Once I took a precious baby I was entirely smitten with to a pediatric neurologist. That neurologist spent a few moments with this infant and then told me “those kids are mean.” He went on to make some dire predictions about the kind of life this child would lead based on his very limited understanding of the history of the child in front of him. Needless to say, I was not a big fan of that doctor.
I left the appointment feeling like the child in my arms was some kind of ticking time bomb. How long until he turned into one of Those Kids? What would cause him to go from precious bundle of sweetness into an uncontrollable hellion? Would I be strong enough to be his mother even then?
Tonight I thought about that neurologist and every other person who wasn’t sure why we would want to care for kids from trauma. Their voices rang heavy in my mind this afternoon as my child raged at the kitchen table. It was bad. Tears, pounding feet, angry words, two broken pencils. Sometimes homework is hard and coping skills are in short supply. I did what I could to help him deal with his frustration and we made it through. It took all my parenting tricks and lots of empathy, but we made it through without either one of us crossing the line we always know is out there. The line where we speak the things that can’t be unspoken and break the things that can’t be fixed. We made it through, but it was exhausting.
And then tonight, he snuck out of bed. He asked for tape. I suppressed my desire to remind him that it was past bedtime and instead asked him what he was doing. With a sly smile he said, “Making you a card.”
That’s what they don’t tell you about Those Kids. They don’t tell you that the same day you are brought to the end of your rope, this child will reel you back in with love and affection and affirmations that you’re going to make it through this together. These kids aren’t just a diagnosis. They aren’t just their history or trauma. They aren’t their test scores. They are souls in need of love and capable of giving love in return.
This life can be hard. Absolutely. I will never make light of that or try to talk someone into taking on the challenge of loving kids with struggles without being fully informed of the hardships. But the hardships aren’t what define our lives right now. I am intensely proud of my children and what they’ve already overcome to be the people they are even now.
Tonight in a moment of carelessness (typical for this child) one of my kids hurt me. I responded in surprise and anger at the unexpected pain. This child looked at me and sincerely apologized and wanted to be sure I was okay. This is the child who has responded to similar circumstances with extreme defensiveness and a self-centered pouting. The amount of empathy he showed to me made me feel beautifully shamed for the angry way I responded to a childish accident. I went back to him later to apologize for my behavior and to reward him with candy for his newfound maturity. He didn’t ask for a reward, but I’m always hopeful the candy will help cement the lesson in his mind.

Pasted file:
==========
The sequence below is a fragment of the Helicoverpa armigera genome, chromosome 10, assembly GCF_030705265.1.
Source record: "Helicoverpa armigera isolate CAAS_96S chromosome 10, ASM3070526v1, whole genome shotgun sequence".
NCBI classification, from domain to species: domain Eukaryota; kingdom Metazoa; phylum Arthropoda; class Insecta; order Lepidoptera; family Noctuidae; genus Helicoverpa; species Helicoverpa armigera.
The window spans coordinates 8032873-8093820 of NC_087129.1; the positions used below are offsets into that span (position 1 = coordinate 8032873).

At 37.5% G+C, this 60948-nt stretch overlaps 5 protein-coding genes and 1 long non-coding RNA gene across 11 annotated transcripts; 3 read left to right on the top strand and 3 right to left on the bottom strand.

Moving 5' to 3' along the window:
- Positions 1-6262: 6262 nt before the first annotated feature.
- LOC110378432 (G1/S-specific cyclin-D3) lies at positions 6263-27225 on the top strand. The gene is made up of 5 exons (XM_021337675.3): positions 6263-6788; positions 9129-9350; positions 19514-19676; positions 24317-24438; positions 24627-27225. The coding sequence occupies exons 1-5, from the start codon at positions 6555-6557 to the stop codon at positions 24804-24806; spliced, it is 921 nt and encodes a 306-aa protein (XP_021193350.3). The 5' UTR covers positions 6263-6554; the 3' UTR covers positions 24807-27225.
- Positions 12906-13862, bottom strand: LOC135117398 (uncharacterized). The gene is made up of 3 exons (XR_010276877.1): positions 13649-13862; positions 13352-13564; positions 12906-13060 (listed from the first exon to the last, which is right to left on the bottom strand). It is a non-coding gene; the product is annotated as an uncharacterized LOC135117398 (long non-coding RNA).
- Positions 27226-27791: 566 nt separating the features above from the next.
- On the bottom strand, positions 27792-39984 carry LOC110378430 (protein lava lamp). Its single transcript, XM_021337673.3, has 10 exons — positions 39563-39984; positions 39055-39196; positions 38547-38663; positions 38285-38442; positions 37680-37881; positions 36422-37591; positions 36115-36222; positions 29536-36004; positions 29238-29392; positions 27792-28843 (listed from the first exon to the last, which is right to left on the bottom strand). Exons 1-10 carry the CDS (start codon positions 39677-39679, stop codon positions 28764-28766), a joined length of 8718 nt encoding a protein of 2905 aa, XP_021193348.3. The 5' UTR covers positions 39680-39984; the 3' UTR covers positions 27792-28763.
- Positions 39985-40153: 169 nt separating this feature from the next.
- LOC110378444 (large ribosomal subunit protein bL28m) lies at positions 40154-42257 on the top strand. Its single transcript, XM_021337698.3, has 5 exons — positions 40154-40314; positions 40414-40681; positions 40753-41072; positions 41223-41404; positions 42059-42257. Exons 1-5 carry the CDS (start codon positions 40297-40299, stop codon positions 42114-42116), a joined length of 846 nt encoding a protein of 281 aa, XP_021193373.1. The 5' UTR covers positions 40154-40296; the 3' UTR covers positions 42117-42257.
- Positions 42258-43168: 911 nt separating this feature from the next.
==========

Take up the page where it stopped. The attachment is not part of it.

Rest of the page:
That is what they don’t tell you about Those Kids. They can learn to trust. They can change their ingrained patterns. They can bring you such joy and teach you better ways to parent. They make you slow down and ask the questions that always linger under the surface– Are you safe? Am I safe? Can I trust you? Will you still love me? We all wonder these things, but it’s Those Kids that make you come face to face with your own fears as you seek to alleviate theirs.
Sometimes when I read about kids from trauma, I struggle to recognize my own children in those descriptions. It’s not that my kids don’t have hard times, it’s just that I rarely think about them in terms of their hard times. They are a joy to me. They are a gift. I am blessed to be their mom and proud of them even as I watch them wrestle with their demons. Especially as I watch them wrestle with their demons.
If you are doing your best to be educated about the needs of kids like mine, I want to remind you that what you read or learn just can’t fully describe what love does to you. Problems that on paper might seem overwhelming are no match for the passion that child inspires in you. A diagnosis that feels threatening and terrible can become part of your new normal. Special needs can inspire special love, special commitment, special joys.
What I’m saying is, it’s worth it. The hard is worth it. The scary is worth it. The sad is worth it. Because the hard and scary and sad are NOT the whole story. There is also the beautiful and precious and sweet. The kitchen table rages give way to late night card making. In my desire to educate people and open eyes to the needs of Those Kids, may I never imply that the needs are the whole story. The whole story makes me laugh and wonder that this is the life I get to have and these are the kids I get to raise.
About the Author: Maralee is a mother of six children ages 9 and under. She is passionate about caring for kids, foster parenting and adoption. She frequently writes on her blog, “A Musing Maralee: Welcome to My Circus” This blog post was originally published here.